How Should You Regulate Your Breathing While Running Distances?
How should you regulate your breathing while running distances? This is a question that many who are running distances arrive at sooner or later. It can be difficult to properly breathe while running distances because, of course, once a certain level of exhaustion sets in you are “sucking air.” But if can’t regulate your breathing as you run, you are inevitably going to go slower than you would if your breathing were properly regulated. You may also find longer distances hard for you to actually complete. The lack of speed and possibly of endurance that can result from not being able to regulate your breathing as you run can cost you in competition, and it doesn’t help your fitness level. Let’s look at how you can regulate your breathing when you’re putting on the highway miles with your legs.
- Breathe in and breathe out to a count. Practice slowly and deeply drawing in a breath to a four-second count, then exhaling to another four-second count. This can be difficult to do at first when you start putting on the miles, but with practice you’ll get better at it. The trick is to keep breathing to the count no matter how tempted you feel to gasp for air.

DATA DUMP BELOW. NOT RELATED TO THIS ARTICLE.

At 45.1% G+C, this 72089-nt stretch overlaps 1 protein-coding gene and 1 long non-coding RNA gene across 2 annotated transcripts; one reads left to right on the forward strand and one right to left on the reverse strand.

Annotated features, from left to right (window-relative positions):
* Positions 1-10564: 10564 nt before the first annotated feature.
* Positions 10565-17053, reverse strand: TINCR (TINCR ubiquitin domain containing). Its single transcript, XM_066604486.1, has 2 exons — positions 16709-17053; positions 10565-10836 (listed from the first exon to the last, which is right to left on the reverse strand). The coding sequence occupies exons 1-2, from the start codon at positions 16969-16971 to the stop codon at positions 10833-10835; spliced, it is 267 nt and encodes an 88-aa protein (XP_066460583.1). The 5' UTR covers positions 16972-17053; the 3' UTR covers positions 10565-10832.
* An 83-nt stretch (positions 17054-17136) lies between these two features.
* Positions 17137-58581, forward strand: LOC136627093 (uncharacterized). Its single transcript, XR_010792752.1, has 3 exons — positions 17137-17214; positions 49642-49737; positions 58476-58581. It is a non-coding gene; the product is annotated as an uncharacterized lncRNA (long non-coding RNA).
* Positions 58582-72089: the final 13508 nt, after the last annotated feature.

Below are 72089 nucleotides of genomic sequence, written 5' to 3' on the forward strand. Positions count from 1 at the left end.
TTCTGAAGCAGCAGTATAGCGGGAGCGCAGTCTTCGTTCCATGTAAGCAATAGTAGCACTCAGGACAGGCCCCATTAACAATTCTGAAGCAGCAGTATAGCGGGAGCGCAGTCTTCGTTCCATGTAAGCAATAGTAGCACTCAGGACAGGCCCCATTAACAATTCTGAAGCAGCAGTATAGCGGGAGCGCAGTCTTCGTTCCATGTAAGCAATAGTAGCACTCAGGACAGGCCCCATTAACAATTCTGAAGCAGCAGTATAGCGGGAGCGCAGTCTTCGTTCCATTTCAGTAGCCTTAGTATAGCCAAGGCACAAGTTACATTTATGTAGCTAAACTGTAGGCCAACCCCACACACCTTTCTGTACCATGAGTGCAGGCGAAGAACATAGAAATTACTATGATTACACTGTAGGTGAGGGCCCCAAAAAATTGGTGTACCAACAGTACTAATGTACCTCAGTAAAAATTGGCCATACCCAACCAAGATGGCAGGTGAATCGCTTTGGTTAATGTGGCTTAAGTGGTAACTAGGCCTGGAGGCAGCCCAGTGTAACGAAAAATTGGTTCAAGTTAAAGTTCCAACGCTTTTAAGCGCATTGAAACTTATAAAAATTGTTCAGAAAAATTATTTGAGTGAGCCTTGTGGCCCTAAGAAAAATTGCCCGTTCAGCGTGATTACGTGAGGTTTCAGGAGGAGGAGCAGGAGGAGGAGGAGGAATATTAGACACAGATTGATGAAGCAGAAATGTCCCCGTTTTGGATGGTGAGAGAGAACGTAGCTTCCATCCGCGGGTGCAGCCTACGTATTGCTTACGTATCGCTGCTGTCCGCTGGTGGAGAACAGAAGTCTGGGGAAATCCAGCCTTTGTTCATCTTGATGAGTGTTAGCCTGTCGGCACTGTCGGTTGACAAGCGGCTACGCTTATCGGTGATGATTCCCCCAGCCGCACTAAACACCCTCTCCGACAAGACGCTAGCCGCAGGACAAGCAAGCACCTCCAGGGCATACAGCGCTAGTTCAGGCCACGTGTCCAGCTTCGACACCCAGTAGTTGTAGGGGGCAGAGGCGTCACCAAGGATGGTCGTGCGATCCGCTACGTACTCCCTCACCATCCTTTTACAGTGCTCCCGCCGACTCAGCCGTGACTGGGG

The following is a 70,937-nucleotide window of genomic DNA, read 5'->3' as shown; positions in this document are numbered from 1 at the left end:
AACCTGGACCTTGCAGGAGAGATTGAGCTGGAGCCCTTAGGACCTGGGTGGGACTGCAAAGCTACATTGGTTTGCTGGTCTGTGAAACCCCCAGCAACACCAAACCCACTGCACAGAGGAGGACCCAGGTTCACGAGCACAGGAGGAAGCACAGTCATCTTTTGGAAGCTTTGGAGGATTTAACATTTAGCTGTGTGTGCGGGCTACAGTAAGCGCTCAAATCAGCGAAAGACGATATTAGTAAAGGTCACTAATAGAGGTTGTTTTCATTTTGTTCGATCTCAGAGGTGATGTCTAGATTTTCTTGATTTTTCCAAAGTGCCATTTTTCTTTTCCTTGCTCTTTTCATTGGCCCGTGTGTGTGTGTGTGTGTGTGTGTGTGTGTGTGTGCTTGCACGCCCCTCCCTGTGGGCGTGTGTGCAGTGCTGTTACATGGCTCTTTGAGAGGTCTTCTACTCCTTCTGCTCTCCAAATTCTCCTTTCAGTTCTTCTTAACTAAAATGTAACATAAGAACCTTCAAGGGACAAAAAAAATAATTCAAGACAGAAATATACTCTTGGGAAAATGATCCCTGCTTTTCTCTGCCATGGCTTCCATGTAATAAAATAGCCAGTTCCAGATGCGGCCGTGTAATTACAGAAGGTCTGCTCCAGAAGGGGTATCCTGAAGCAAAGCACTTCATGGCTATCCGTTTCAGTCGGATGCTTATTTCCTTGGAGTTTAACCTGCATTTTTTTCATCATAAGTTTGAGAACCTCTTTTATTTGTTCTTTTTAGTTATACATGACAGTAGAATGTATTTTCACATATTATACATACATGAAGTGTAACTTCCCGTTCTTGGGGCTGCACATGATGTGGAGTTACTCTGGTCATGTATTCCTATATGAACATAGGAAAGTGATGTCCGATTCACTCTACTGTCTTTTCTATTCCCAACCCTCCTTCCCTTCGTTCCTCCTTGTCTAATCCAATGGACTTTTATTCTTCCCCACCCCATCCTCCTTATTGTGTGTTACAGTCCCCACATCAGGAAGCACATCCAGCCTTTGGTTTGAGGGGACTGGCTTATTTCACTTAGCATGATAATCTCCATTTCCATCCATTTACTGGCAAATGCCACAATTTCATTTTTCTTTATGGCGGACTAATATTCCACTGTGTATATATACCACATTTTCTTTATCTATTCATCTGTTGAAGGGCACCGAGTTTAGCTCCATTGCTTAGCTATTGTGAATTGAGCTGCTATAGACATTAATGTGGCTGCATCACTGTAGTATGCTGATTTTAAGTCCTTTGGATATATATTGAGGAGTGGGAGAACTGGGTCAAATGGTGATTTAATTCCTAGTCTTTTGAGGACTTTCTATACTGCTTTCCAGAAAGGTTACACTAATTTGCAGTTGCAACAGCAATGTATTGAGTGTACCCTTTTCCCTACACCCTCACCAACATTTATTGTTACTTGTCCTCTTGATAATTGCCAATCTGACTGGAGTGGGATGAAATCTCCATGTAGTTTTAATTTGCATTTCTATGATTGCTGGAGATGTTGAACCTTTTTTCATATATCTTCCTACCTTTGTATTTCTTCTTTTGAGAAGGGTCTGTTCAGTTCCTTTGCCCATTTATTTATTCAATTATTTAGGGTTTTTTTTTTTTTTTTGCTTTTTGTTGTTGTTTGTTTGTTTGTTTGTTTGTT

- Use the ancient Yogic technique of looking at where you are going. This may seem obvious, but think how much you look down at your feet or off to the side when you run. You do have to look down from time to time, but mainly keep your gaze fixed on some middle-distance target in front of you. You’ll find you automatically regulate your breathing better this way.
- Relax. This is the hardest part of distance running for many. Your breathing will become ragged if you don’t relax, though. Relaxation is a mental thing, so think happy thoughts, get good music flowing through your mind, or whatever works for you.
- Put your middle fingers and thumbs together to make a circle on each hand. How does this help you regulate your breathing? It prevents you from clenching your hands into fists. Clenched fists automatically make you tighten up mentally, and when you do that your breathing becomes jagged.
- Run relatively slowly for the first 15 minutes. This allows your blood oxygen levels to build up sufficiently so that as the miles mount you aren’t so desperate to suck in the air. This of course may not work the best for a race if you compete, but always do this on non-race runs.
Now you understand the basics of how to regulate your breathing when you go running. Apply any or all of these techniques and watch your times and fitness level improve.